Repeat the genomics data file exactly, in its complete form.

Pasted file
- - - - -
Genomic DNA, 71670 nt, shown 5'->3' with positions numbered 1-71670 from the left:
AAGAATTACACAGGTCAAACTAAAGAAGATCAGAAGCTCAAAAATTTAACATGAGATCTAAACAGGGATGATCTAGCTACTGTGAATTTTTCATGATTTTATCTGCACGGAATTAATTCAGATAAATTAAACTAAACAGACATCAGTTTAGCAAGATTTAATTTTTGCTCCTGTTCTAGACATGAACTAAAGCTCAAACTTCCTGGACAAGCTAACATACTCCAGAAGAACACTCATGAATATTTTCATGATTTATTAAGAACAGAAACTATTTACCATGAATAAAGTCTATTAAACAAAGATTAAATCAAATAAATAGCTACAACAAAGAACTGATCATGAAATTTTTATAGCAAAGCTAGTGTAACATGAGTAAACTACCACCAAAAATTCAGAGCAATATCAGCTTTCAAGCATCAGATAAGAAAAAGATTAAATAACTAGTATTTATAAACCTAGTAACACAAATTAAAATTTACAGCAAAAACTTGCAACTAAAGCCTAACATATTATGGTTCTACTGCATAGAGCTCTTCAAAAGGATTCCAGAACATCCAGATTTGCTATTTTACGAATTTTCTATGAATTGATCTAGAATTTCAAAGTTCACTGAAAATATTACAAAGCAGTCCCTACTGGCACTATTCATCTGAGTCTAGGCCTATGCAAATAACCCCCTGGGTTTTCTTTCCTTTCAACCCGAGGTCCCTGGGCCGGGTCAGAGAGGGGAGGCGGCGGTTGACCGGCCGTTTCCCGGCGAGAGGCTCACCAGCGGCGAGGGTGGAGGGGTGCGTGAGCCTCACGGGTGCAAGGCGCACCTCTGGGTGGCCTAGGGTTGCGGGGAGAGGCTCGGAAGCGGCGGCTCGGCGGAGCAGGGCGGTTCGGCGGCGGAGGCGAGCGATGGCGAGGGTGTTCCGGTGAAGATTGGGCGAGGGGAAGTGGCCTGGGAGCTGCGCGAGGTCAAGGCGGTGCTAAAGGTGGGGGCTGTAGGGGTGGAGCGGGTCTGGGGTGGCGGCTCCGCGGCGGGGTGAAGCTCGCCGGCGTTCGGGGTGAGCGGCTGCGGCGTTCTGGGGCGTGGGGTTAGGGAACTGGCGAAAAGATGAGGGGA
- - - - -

Genomic DNA, 71670 nt, shown 5'->3' with positions numbered 1-71670 from the left:
AAGAATTACACAGGTCAAACTAAAGAAGATCAGAAGCTCAAAAATTTAACATGAGATCTAAACAGGGATGATCTAGCTACTGTGAATTTTTCATGATTTTATCTGCACGGAATTAATTCAGATAAATTAAACTAAACAGACATCAGTTTAGCAAGATTTAATTTTTGCTCCTGTTCTAGACATGAACTAAAGCTCAAACTTCCTGGACAAGCTAACATACTCCAGAAGAACACTCATGAATATTTTCATGATTTATTAAGAACAGAAACTATTTACCATGAATAAAGTCTATTAAACAAAGATTAAATCAAATAAATAGCTACAACAAAGAACTGATCATGAAATTTTTATAGCAAAGCTAGTGTAACATGAGTAAACTACCACCAAAAATTCAGAGCAATATCAGCTTTCAAGCATCAGATAAGAAAAAGATTAAATAACTAGTATTTATAAACCTAGTAACACAAATTAAAATTTACAGCAAAAACTTGCAACTAAAGCCTAACATATTATGGTTCTACTGCATAGAGCTCTTCAAAAGGATTCCAGAACATCCAGATTTGCTATTTTACGAATTTTCTATGAATTGATCTAGAATTTCAAAGTTCACTGAAAATATTACAAAGCAGTCCCTACTGGCACTATTCATCTGAGTCTAGGCCTATGCAAATAACCCCCTGGGTTTTCTTTCCTTTCAACCCGAGGTCCCTGGGCCGGGTCAGAGAGGGGAGGCGGCGGTTGACCGGCCGTTTCCCGGCGAGAGGCTCACCAGCGGCGAGGGTGGAGGGGTGCGTGAGCCTCACGGGTGCAAGGCGCACCTCTGGGTGGCCTAGGGTTGCGGGGAGAGGCTCGGAAGCGGCGGCTCGGCGGAGCAGGGCGGTTCGGCGGCGGAGGCGAGCGATGGCGAGGGTGTTCCGGTGAAGATTGGGCGAGGGGAAGTGGCCTGGGAGCTGCGCGAGGTCAAGGCGGTGCTAAAGGTGGGGGCTGTAGGGGTGGAGCGGGTCTGGGGTGGCGGCTCCGCGGCGGGGTGAAGCTCGCCGGCGTTCGGGGTGAGCGGCTGCGGCGTTCTGGGGCGTGGGGTTAGGGAACTGGCGAAAAGATGAGGGGA